This past week marked the 20th anniversary of the M6.7 Northridge earthquake. In addition to 57 fatalities, over 40,000 buildings sustained damage amounting to an estimated $25 billion in losses, making it the most costly earthquake in the United States.
Good friend and extraordinary structural engineer Gene Trahern shared with us an update on changes in earthquake engineering during the intervening years. Although I had not yet met Gene in 1994, I worked in a support role on the Northridge response effort, a big project for Gene and a pivotal time in my career. Since then Gene has further developed his expertise in evaluating seismic vulnerability of existing structures and founded Cascade Crest Consulting Engineers. More information about Gene’s practice is here: http://www.cccengr.com/
IBC replaces UBC, BOCA, and SBC
Three semi-regional codes were combined into one uniform document, the International Building Code, causing engineers nationwide finally to use the same design procedures. As part of that change, design ground motions changed from the 475-yr earthquake to two-thirds of the 2500-yr earthquake. The change elevated design forces in areas with large but infrequent earthquakes like some parts of the Midwest, Salt Lake City, and the Carolinas. Design forces increased in Seattle and slightly decreased in Sacramento and Portland.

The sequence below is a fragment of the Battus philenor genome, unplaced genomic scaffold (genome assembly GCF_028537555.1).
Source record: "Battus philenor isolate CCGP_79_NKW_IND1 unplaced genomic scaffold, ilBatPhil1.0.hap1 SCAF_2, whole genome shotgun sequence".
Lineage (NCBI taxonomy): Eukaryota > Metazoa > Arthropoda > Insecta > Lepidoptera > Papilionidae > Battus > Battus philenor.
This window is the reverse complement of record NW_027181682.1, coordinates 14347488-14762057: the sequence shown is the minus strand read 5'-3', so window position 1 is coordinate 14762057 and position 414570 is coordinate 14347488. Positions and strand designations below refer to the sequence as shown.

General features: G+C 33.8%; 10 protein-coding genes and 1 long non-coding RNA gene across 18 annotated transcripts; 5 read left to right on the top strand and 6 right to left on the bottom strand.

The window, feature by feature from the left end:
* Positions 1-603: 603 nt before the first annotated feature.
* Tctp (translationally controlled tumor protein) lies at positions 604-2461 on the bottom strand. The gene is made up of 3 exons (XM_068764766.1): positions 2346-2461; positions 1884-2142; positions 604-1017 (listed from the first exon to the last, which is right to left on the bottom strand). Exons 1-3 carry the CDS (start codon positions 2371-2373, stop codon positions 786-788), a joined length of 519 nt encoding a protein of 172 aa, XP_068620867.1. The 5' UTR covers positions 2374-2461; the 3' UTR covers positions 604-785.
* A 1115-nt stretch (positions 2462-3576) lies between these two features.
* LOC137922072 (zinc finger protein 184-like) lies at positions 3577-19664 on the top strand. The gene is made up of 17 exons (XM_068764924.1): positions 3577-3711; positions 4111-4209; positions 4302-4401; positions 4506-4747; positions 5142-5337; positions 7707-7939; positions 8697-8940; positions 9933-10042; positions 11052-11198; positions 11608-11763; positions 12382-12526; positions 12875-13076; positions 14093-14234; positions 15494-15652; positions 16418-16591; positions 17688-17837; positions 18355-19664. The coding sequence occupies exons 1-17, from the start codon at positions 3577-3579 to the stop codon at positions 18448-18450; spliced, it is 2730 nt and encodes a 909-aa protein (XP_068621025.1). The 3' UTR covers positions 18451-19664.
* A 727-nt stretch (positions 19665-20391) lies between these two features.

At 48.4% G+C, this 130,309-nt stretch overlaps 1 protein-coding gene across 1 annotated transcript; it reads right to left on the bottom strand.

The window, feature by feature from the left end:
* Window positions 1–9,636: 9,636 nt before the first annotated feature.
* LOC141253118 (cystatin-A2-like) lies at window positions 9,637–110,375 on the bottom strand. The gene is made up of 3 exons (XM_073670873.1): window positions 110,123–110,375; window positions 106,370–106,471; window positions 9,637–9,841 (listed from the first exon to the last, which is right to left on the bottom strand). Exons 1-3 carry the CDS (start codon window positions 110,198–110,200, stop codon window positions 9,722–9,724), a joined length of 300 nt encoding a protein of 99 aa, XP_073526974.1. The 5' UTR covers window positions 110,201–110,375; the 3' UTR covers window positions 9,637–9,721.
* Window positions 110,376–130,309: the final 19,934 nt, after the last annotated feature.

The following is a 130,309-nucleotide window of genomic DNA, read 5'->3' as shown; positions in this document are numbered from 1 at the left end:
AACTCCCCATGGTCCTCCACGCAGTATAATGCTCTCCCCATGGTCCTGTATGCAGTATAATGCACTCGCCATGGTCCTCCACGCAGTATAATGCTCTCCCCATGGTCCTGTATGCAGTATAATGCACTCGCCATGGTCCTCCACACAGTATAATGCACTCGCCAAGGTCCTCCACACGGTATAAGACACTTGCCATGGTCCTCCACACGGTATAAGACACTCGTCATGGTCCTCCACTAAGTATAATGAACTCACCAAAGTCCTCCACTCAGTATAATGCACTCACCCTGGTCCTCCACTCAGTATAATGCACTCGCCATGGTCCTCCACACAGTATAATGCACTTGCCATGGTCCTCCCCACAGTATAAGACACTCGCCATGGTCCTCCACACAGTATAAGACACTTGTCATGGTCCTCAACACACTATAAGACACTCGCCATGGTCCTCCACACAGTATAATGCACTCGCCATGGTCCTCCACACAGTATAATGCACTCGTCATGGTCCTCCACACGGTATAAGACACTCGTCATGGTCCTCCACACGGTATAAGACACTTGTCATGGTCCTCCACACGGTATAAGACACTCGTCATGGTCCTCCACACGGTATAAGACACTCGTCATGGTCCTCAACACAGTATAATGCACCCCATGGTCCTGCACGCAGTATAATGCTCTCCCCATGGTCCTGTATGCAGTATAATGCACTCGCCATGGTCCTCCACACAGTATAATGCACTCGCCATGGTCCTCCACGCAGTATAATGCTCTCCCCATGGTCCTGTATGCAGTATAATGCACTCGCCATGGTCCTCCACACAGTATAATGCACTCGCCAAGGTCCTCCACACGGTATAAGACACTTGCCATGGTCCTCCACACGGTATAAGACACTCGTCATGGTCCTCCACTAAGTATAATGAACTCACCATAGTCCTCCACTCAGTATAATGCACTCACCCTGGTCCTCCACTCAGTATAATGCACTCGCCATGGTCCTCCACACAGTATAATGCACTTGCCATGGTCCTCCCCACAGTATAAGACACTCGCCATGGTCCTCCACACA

ASTM Seismic Loss Estimation Standards
Two new standards, E2026 and E2557, now define a uniform method for assessing potential earthquake damage to existing buildings. The standards define several terms that used to have various meanings, eliminating conflicts in insurance and valuation procedures. They also establish four discrete levels of analysis, improving quality and reliability of seismic loss estimation studies.
Improved Seismic Evaluation and Upgrade Methods
At the time of the Northridge Earthquake, seismic evaluations of existing buildings used basic ground motions similar to the outdated UBC seismic zone system. ASCE-31 (2003) improved evaluation methods by changing to the current USGS seismic hazard maps. ASCE-41 followed 3 years later and carried the evaluation method improvements forward into seismic upgrade of existing buildings.
Gene Trahern can be reached at (541) 549-1331 and firstname.lastname@example.org